How the recession is affecting IT spending
According to the survey of 53 security professionals on the impact of the recession on information security spending, respondents were more optimistic about security spending than general IT spending. Forty percent who will decrease overall IT budgets by five to 10 percent this year will not cut security budgets. In addition, 20 percent said security spending will increase, according to the report.
“The tendency of these data indicates that security spending remains a priority despite harsh economic constraints,” the report states.
Survey respondents said that governance, risk management and compliance (GRC), mobility, and identity and access management projects are likely to continue receiving funding this year while infrastructure expenditures are likely to fall victim to the economic situation.
Dov Yoran, a partner at MetroSITE Group and survey author told SCMagazineUS.com Monday that the need to meet compliance mandates is still the biggest driver of security spending. He added that he believes compliance has become an operational cost for many businesses – thought of by many as something that just has to be funded.
“Being complaint seems to be a cost that's already built into the business, so there's no way of pulling that apart,” Yoran said.
Mobile protection is also an area that's receiving funding attention, likely due to an increasingly mobile workforce and more powerful smart phones on the market, as well as increased accessibility of data/company information, Yoran said.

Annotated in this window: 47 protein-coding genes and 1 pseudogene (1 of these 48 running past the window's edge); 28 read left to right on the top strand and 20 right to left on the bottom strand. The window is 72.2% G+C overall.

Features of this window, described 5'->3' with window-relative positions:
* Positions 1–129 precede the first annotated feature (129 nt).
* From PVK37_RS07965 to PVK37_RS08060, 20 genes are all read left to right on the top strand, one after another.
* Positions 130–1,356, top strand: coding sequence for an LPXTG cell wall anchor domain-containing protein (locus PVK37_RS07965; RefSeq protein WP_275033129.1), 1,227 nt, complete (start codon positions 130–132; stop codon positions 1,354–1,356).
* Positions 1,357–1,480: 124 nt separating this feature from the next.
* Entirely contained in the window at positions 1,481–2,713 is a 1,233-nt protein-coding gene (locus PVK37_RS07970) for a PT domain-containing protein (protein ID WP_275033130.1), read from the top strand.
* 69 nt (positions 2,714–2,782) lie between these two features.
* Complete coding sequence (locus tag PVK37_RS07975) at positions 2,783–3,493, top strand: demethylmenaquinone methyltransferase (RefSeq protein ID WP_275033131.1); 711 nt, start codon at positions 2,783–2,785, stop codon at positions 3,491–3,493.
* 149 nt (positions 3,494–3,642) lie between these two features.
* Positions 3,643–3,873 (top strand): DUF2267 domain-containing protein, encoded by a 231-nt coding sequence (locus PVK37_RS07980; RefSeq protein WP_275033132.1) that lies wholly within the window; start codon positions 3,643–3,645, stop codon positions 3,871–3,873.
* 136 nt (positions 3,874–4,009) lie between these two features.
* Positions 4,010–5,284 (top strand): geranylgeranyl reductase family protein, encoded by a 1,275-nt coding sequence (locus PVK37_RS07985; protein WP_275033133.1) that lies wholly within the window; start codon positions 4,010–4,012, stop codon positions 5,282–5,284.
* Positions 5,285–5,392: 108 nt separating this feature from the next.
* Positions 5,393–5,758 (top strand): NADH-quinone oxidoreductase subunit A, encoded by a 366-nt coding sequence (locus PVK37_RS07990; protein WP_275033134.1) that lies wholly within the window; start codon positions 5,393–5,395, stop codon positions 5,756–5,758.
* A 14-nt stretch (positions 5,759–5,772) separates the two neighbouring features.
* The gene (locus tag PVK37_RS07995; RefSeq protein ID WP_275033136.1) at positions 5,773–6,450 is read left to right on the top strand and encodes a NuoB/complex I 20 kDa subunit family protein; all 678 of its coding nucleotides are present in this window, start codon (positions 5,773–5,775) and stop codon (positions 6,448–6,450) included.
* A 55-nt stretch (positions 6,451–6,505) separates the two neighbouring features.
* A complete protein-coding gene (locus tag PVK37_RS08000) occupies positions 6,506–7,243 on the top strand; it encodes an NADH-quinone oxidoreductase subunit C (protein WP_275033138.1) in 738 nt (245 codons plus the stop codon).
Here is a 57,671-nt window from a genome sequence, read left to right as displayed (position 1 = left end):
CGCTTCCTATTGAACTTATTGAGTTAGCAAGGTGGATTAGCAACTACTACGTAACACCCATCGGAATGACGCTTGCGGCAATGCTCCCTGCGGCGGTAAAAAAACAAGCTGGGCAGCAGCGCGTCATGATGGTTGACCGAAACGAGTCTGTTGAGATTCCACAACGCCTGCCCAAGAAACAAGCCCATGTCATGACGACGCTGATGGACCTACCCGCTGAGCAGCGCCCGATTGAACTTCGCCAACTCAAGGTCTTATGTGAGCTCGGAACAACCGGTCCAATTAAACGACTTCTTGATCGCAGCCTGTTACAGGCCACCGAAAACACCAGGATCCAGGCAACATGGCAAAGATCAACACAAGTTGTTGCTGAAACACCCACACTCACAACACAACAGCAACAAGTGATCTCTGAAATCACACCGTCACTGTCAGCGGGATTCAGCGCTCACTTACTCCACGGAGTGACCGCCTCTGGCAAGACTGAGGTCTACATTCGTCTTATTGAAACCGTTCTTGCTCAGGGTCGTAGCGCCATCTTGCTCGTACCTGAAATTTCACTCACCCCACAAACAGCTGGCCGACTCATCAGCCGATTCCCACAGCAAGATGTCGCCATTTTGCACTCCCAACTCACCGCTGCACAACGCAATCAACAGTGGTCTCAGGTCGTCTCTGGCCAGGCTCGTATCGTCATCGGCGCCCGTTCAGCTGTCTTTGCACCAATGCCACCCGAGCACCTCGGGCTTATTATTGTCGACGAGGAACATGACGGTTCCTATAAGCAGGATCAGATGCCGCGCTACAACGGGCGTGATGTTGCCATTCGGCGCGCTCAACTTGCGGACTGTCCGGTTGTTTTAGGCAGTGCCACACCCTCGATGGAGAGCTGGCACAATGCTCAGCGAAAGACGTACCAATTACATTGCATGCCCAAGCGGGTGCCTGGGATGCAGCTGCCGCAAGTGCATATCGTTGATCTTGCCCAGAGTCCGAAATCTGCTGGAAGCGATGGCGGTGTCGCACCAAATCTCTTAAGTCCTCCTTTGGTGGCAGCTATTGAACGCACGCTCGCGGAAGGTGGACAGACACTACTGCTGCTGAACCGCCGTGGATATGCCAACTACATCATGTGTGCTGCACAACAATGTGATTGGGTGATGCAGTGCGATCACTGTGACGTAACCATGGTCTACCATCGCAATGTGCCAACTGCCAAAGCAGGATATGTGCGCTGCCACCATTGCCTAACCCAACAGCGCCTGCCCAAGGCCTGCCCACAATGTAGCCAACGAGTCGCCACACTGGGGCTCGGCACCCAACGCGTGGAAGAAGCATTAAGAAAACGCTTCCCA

Of the handful of companies that are increasing security budgets, some may see their investment as a competitive advantage. Yoran talked to one fortune 1,000 CISO who said investing in security was a way to gain differentiation in their market segment.
While compliance and mobile security projects continue to receive funding, businesses are generally not spending money on anything new, Yoran said. New hardware, software, or anything with a longer-term return of investment (ROI) is having a harder time receiving budgeting due to the economic situation.
The survey found that vendors are reducing the cost of new products and are offering discounts for maintenance and renewals. Some 65 percent of respondents said they have been offered “heavy discounting” on new products.
In addition, some verticals reported greater discounts from vendors. Those in the high tech and software development industry commonly bargained for discounts and got them for both new products and for the renewal of existing products. Those in the service and finance industries also saw discounts and lowered maintenance rates..
Most strikingly, in the high tech and software development industry, Virtually 100 percent of those surveyed said they negotiated lower maintenance rates on renewals while 100 percent of those in government and education did not try to renegotiate their rates, according to the survey.
Yoran said there could be a number of reasons why this is the case. One possibility may be tied to the nature and culture of these industries. For example, governance and decision-making structures may be bureaucratic in some industries whereas they may be more dynamic and responsive to market conditions in others. Another explanation may be that contractual obligations in the health care, government and education industries tend to be of longer duration and are not as frequently revisited.
A similar study released last week from the IT trade group the Computer Technology Industry Association (CompTIA) concluded that management is increasingly recognizing security as a top business priority, resulting in budget increases for some organizations. Some 40 percent of organizations said they will spend more on security technologies in 2009 compared to last year, the CompTIA survey concluded.
Also similarly, in January, Forrester Research said that organizations of all sizes expected to allocate more of their IT budgets to security spending in 2009 compared to 2008.